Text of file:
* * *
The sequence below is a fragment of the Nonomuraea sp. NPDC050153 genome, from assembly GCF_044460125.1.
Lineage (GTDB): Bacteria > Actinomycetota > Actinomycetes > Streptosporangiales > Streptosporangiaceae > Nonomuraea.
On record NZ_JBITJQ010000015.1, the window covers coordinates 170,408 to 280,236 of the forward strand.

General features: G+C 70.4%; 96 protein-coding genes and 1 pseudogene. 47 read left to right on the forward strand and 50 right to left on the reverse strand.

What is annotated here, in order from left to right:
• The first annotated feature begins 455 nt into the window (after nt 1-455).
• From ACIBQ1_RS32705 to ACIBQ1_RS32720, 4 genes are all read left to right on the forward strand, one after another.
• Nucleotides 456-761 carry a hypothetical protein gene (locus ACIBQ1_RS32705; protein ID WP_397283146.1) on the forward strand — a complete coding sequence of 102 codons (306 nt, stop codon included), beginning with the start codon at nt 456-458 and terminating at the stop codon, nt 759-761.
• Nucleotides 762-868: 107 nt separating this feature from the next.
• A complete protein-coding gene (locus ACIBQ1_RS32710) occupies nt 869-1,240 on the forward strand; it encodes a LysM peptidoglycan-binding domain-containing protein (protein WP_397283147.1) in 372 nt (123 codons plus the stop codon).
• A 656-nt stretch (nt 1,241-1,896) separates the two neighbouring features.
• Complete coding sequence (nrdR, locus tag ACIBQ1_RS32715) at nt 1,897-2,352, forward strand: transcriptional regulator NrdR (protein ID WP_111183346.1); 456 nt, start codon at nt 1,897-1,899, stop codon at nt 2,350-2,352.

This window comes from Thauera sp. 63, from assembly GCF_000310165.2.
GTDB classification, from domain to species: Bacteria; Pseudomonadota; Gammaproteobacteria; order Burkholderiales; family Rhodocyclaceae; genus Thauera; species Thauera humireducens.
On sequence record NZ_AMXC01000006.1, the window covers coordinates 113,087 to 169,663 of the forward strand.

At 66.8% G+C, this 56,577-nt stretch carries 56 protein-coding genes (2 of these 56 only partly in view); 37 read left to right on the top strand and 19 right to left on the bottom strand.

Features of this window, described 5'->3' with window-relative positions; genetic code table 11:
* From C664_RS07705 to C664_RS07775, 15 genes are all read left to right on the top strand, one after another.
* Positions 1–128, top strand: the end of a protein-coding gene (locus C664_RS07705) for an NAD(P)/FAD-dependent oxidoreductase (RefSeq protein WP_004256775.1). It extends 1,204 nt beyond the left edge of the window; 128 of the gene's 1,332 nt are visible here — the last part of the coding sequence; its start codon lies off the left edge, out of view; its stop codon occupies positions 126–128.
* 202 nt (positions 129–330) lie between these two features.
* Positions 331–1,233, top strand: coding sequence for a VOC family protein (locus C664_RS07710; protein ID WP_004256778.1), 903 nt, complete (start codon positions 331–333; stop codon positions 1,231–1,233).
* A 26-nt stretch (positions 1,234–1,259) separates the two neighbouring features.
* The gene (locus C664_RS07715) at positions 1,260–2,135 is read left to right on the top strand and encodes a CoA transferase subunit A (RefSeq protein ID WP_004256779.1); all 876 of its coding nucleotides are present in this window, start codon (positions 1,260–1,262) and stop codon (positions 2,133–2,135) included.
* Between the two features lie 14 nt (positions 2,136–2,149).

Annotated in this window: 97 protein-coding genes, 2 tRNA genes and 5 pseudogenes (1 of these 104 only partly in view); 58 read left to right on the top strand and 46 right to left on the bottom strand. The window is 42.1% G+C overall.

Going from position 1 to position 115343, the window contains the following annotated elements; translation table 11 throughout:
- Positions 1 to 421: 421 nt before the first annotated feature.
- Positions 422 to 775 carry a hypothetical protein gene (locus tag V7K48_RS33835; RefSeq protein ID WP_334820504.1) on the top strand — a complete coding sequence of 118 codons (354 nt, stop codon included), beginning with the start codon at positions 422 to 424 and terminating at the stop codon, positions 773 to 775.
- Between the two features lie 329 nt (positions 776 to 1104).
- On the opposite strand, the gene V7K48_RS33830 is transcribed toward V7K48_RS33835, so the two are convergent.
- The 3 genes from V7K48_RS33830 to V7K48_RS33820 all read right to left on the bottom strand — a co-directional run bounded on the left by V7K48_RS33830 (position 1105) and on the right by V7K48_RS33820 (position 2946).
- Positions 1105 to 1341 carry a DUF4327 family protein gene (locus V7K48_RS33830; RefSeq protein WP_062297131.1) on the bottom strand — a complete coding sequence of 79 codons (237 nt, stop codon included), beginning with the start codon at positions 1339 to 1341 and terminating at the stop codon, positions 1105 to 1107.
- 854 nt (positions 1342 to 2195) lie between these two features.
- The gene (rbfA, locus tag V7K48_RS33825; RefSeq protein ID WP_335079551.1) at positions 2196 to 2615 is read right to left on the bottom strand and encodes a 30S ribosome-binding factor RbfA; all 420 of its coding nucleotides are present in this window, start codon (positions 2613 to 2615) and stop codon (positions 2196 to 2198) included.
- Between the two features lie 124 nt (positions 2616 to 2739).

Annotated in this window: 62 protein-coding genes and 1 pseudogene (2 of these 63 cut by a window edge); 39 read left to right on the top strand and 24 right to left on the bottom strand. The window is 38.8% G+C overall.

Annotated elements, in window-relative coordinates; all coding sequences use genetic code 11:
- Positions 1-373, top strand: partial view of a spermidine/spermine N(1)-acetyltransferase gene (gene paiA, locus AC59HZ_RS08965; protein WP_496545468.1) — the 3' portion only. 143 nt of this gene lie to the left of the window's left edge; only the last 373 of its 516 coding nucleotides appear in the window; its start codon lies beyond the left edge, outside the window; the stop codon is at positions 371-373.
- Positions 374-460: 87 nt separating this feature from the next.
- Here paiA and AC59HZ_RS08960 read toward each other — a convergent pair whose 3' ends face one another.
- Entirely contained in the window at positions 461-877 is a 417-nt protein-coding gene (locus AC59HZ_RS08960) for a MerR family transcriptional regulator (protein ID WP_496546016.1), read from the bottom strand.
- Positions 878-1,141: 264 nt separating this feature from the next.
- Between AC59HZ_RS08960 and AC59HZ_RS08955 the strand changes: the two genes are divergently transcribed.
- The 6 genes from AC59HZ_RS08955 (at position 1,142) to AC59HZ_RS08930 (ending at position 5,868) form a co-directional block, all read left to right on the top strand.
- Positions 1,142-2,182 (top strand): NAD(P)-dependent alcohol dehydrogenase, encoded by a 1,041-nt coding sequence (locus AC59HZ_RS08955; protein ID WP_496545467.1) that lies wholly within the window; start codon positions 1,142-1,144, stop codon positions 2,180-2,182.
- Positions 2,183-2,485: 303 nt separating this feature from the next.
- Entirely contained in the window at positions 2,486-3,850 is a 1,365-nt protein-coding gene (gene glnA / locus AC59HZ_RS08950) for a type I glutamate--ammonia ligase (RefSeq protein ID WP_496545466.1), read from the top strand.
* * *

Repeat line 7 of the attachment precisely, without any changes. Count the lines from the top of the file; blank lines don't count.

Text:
• From ACIBQ1_RS32705 to ACIBQ1_RS32720, 4 genes are all read left to right on the forward strand, one after another.